Microsoft have just bought Minecraft developers Mojang for the brain-staggering sum of $2.5 billion, a number so large that if it were written out in full it would take up at least a couple of inches on a page.
But how much of that cash will actually end up in Notch's bank account? The answer will surprise you.
Let's do the math(s).
First of all, let's convert that giant dollar amount into the familiar currency of PCGamesN's homeland of the United Kingdom. Remember, an American billion is only a thousand million, whereas a British billion is the more sensible million million. So, when written out in pounds sterling, that buyout is already looking way more modest.
Notch is proud to be one of Sweden's top tax-payers, rightly paying his dues to society where others take advantage of lucrative loopholes and tax evading trickery. So immediately we can lop half of his earnings off and pay it straight into the Swedish government's coffers. Wow. Notch's honesty means his payout is evaporating quickly.
A measly seven hundred and sixty nine million remains, but we're not even at the point where Notch is holding his giant Microsoft cheque yet. There's still the rest of the Mojang shareholders to pay. Namely his long-time colleages and friends who leave with him, co-founders Carl and Jakob. Split three ways, the final tally plummets even further.
Notch must now, in accordance with interational maritime law, decommission his fleet of Minecraft branded Airbus A320 jetliners by flying them into the Mariana Trench. As the aeroplanes, which cost $93 million a pop, were not part of the Microsoft deal, Notch himself must absorb the cost of setting each plane to autopilot mode and flying them into the briney deep. A net loss of £229,028,784. Ouch!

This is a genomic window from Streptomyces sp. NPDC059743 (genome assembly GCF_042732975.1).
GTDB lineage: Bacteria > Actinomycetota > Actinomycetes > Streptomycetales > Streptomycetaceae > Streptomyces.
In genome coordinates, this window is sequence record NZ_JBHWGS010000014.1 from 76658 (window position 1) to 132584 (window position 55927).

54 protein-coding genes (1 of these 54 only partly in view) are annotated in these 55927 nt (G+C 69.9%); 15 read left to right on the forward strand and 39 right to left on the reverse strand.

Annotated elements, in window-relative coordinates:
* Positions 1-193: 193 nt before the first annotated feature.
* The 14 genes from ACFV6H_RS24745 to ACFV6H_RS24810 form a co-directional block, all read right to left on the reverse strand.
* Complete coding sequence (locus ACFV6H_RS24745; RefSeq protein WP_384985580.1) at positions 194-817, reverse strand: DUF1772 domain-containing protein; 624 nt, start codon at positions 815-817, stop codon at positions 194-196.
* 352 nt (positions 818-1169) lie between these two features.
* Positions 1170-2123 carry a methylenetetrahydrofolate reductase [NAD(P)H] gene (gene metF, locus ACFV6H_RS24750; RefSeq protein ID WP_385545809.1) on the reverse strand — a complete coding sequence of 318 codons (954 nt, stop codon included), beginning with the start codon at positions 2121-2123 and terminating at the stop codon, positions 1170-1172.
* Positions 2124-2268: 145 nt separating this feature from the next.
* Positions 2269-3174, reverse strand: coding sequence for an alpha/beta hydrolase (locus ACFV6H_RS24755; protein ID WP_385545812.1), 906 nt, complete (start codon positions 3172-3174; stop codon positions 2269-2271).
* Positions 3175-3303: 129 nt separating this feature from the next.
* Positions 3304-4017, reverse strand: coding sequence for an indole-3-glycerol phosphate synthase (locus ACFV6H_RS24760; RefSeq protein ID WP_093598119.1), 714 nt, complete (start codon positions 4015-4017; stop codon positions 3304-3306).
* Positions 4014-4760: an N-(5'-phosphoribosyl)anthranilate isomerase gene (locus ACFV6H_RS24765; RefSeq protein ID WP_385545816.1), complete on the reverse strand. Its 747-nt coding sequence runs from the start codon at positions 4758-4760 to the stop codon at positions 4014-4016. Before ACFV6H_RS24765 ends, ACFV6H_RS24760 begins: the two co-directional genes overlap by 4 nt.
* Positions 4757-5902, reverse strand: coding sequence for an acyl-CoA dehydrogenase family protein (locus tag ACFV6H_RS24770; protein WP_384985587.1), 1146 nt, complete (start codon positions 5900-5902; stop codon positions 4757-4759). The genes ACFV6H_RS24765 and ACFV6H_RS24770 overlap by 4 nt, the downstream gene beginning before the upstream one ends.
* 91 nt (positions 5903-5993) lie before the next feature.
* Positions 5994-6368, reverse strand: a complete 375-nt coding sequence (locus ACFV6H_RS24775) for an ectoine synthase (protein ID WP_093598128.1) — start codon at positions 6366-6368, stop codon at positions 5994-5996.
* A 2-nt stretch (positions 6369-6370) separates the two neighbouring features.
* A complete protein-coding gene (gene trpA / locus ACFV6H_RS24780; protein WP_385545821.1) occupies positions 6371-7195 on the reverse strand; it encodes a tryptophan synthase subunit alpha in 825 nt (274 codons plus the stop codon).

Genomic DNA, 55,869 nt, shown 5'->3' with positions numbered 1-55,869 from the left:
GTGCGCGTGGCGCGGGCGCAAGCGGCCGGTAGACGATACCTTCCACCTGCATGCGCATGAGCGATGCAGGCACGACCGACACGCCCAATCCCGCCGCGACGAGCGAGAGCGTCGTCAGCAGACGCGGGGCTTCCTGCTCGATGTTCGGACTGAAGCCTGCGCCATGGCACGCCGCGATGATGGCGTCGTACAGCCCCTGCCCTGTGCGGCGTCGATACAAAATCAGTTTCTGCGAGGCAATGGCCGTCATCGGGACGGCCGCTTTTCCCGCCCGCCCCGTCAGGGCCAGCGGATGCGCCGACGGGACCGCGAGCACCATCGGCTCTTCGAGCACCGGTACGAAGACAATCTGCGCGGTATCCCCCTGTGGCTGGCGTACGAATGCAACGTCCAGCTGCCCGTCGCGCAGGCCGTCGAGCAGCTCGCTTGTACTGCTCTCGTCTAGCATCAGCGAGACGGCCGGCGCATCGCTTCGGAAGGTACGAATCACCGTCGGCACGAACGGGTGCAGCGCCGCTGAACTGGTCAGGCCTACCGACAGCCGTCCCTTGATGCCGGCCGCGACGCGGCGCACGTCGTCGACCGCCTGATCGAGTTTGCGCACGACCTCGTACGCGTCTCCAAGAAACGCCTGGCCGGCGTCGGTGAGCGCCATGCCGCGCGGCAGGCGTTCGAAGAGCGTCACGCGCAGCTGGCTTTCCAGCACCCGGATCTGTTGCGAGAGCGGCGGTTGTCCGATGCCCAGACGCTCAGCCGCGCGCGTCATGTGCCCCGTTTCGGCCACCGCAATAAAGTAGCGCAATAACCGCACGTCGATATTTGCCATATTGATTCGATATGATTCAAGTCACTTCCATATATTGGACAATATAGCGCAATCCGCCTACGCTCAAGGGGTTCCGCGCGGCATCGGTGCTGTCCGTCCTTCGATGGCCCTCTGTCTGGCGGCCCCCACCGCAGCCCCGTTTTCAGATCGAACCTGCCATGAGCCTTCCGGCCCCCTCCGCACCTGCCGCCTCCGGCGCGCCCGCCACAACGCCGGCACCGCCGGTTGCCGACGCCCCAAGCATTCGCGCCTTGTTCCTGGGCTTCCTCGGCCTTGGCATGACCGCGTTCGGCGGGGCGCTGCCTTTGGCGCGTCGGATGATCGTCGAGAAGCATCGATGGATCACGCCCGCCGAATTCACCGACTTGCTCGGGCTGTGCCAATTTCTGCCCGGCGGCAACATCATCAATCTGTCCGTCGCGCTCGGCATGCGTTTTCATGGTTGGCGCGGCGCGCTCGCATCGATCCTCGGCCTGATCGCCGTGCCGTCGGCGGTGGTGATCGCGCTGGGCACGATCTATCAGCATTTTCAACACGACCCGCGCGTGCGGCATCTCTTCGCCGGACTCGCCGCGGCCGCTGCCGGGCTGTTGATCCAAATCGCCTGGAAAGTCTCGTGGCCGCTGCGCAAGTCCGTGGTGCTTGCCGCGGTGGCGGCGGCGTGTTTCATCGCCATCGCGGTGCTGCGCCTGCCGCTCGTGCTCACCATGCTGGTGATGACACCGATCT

To exit the Mojang offices safely and with quiet dignity of a man who almost single-handedly, and by his own account accidentally, created the world's most popular videogame, Notch has modestly requested he be plucked from a third floor window by means of a cherry picker and then subsequently never touch the earth again, for "a man of my bewildering success should not know the feel of dirt underfoot". The procession of helicopters necessary to take him to and from his home and local supermarket requires a down payment of just over £25 million.
When carrying all of his money home in a wheelbarrow, a lot of it will undoubtedly be blown away by a strong breeze.
The company dog will need six months of costly rehabilitation before it stops jumping up on tables to bark the word "Minecraft".
Leaving the creator of Minecraft with a modest £74 to his name, give or take a few million. That's enough to buy one of those new console games.
In all seriousness, Notch has just released a lovely statement describing his thoughts behind the Mojang buyout, and money is not one of his concerns. He is a good dude, and PCGamesN wishes everyone at Mojang and all those affected the best of luck in the future.